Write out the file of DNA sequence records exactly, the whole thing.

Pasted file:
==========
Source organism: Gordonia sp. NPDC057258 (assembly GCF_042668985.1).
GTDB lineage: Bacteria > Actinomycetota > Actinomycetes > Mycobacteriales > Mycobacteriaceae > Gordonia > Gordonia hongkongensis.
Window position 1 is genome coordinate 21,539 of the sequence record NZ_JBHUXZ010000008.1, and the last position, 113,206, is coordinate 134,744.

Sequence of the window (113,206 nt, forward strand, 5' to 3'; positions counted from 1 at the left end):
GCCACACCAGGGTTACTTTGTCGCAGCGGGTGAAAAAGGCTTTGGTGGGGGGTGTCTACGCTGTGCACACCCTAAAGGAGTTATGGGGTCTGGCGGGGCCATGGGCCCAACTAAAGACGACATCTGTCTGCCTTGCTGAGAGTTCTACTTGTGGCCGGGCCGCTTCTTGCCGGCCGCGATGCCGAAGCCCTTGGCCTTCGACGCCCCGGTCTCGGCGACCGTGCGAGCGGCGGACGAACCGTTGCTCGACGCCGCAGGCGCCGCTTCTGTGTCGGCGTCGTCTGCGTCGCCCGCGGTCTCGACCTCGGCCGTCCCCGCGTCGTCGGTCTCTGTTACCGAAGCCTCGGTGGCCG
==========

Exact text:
Source organism: Gordonia sp. NPDC057258 (assembly GCF_042668985.1).
GTDB lineage: Bacteria > Actinomycetota > Actinomycetes > Mycobacteriales > Mycobacteriaceae > Gordonia > Gordonia hongkongensis.
Window position 1 is genome coordinate 21,539 of the sequence record NZ_JBHUXZ010000008.1, and the last position, 113,206, is coordinate 134,744.

Sequence of the window (113,206 nt, forward strand, 5' to 3'; positions counted from 1 at the left end):
GCCACACCAGGGTTACTTTGTCGCAGCGGGTGAAAAAGGCTTTGGTGGGGGGTGTCTACGCTGTGCACACCCTAAAGGAGTTATGGGGTCTGGCGGGGCCATGGGCCCAACTAAAGACGACATCTGTCTGCCTTGCTGAGAGTTCTACTTGTGGCCGGGCCGCTTCTTGCCGGCCGCGATGCCGAAGCCCTTGGCCTTCGACGCCCCGGTCTCGGCGACCGTGCGAGCGGCGGACGAACCGTTGCTCGACGCCGCAGGCGCCGCTTCTGTGTCGGCGTCGTCTGCGTCGCCCGCGGTCTCGACCTCGGCCGTCCCCGCGTCGTCGGTCTCTGTTACCGAAGCCTCGGTGGCCG